Individual club efforts
While there are a number of Rotary-wide efforts, Rotary clubs are also encouraged to take part in local ventures; these range from efforts which combine contributions to the community with efforts to attract new members, such as the scholarships outlined above, to donations to local libraries.
Rotary Community Corps (RCC)
 Rotary Community Corps (RCC) is a group of non-Rotarian men and women who share Rotarians' commitment to service. Under the guidance of a sponsoring Rotary club, dedicated RCC members put their own skills to work to improve the quality of life in their communities. The purpose of the RCC program is to:
... Promote grassroots self-help projects;... Develop local leadership abilities; ... Maximize local resources; and ... Use appropriate cost-efficient technology.
Open World
The Open World Program, operated by the Open World Leadership Center at the U.S. Library of Congress, is a special program available to Rotary clubs in the United States. Designed to give young emerging Russian leaders a firsthand look at the U.S. political system, business, and community life the program also aims to promote understanding and forge bonds of friendship between the two nations.
Rotary International is proudly continuing its relationship with the Open World Leadership Center at the Library of Congress and serves as a local hosting organization with Rotary clubs serving as hosts for Russian delegations. This is a fifth year of Rotary's participation in the Open World Program. Rotary clubs have hosted nearly a quarter of all Open World participants throughout these years.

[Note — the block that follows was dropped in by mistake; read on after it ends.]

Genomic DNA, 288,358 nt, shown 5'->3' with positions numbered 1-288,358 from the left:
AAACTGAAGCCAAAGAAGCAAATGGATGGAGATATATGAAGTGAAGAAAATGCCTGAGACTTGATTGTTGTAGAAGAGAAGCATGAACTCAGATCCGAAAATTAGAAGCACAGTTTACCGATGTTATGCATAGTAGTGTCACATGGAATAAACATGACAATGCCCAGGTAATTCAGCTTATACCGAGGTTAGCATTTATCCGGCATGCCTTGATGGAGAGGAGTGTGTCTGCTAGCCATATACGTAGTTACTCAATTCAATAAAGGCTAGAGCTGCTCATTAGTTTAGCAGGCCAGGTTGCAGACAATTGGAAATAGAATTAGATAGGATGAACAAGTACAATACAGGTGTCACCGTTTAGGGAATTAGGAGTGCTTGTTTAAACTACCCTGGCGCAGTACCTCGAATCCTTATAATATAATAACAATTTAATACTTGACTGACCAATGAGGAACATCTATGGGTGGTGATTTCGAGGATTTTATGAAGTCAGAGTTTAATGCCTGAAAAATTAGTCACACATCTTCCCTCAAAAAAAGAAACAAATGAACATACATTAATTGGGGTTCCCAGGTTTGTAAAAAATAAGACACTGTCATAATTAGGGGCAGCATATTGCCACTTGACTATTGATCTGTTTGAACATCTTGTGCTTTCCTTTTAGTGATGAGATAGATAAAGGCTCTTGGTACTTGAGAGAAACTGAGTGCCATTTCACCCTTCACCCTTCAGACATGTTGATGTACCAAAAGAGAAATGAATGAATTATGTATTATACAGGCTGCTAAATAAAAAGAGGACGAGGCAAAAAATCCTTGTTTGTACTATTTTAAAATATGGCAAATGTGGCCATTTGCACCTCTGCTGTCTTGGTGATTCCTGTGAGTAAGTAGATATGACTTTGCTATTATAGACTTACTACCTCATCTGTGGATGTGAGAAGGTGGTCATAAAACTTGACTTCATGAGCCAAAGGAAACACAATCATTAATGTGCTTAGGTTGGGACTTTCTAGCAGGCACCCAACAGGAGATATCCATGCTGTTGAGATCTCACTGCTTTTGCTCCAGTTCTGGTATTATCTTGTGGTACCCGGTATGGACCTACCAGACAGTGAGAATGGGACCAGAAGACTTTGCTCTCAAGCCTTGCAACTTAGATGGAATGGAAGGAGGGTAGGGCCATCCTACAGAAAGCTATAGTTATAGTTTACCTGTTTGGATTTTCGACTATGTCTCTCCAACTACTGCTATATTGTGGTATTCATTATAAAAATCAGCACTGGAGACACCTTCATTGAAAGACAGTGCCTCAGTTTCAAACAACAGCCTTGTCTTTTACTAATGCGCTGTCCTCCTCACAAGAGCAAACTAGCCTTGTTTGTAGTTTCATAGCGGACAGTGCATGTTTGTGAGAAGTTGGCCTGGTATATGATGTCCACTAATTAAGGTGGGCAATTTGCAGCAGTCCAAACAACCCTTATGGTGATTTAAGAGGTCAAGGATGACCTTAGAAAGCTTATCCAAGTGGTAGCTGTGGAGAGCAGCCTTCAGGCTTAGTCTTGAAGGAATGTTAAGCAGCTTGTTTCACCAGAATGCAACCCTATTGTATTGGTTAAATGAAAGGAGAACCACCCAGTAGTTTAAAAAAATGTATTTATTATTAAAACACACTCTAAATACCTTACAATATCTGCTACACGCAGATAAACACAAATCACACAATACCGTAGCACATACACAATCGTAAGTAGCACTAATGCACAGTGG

Interact is a Rotary-sponsored service club for young people ages 14-18. The program gives young people an opportunity to participate in fun, meaningful service projects while developing leadership skills and meeting new friends.
Through service activities, Interactors learn the importance of developing  leadership skills and personal integrity, demonstrating helpfulness and respect for others; and advancing international understanding and goodwill.
Rotaract is a Rotary-sponsored service club for young men and women ages 18 to 30. Rotaract clubs are usually community-based or university-based and are sponsored by a local Rotary club making them true "partners in service" and key members of the Rotary family.
Through the Rotaract program, young adults not only augment their knowledge and skills, but they also address the physical and social needs of their communities while promoting international understanding and peace through a framework of friendship and service.
All Rotaract efforts begin at the local grassroots level and Rotaract clubs have access to many of the resources of Rotary International and The Rotary Foundation.
As one of the most significant and fastest-growing programs of Rotary service, with more than 8,000 Rotaract clubs in some 155 countries and geographic areas, Rotaract has become a worldwide phenomenon.
Rotaractors also often spearhead the formation of Interact clubs and participate in Rotary Youth Leadership Awards. Rotaractors also can go on to become Ambassadorial Scholars or Group Study Exchange team members.